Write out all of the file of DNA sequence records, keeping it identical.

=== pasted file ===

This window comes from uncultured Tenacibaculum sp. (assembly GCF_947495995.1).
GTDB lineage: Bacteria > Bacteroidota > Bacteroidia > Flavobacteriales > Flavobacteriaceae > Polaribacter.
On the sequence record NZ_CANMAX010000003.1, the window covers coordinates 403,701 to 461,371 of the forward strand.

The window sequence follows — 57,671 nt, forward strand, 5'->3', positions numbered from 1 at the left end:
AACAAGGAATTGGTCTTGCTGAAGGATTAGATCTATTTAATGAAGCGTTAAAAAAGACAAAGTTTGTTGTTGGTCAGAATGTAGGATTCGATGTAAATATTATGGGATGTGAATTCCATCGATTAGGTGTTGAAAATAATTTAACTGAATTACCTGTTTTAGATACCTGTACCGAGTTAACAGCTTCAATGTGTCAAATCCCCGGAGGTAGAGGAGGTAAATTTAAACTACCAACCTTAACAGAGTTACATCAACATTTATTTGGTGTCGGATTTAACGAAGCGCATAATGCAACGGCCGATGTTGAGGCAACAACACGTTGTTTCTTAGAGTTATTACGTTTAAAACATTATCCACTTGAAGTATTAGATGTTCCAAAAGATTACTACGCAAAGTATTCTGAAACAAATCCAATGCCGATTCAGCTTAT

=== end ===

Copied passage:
This window comes from uncultured Tenacibaculum sp. (assembly GCF_947495995.1).
GTDB lineage: Bacteria > Bacteroidota > Bacteroidia > Flavobacteriales > Flavobacteriaceae > Polaribacter.
On the sequence record NZ_CANMAX010000003.1, the window covers coordinates 403,701 to 461,371 of the forward strand.

The window sequence follows — 57,671 nt, forward strand, 5'->3', positions numbered from 1 at the left end:
AACAAGGAATTGGTCTTGCTGAAGGATTAGATCTATTTAATGAAGCGTTAAAAAAGACAAAGTTTGTTGTTGGTCAGAATGTAGGATTCGATGTAAATATTATGGGATGTGAATTCCATCGATTAGGTGTTGAAAATAATTTAACTGAATTACCTGTTTTAGATACCTGTACCGAGTTAACAGCTTCAATGTGTCAAATCCCCGGAGGTAGAGGAGGTAAATTTAAACTACCAACCTTAACAGAGTTACATCAACATTTATTTGGTGTCGGATTTAACGAAGCGCATAATGCAACGGCCGATGTTGAGGCAACAACACGTTGTTTCTTAGAGTTATTACGTTTAAAACATTATCCACTTGAAGTATTAGATGTTCCAAAAGATTACTACGCAAAGTATTCTGAAACAAATCCAATGCCGATTCAGCTTAT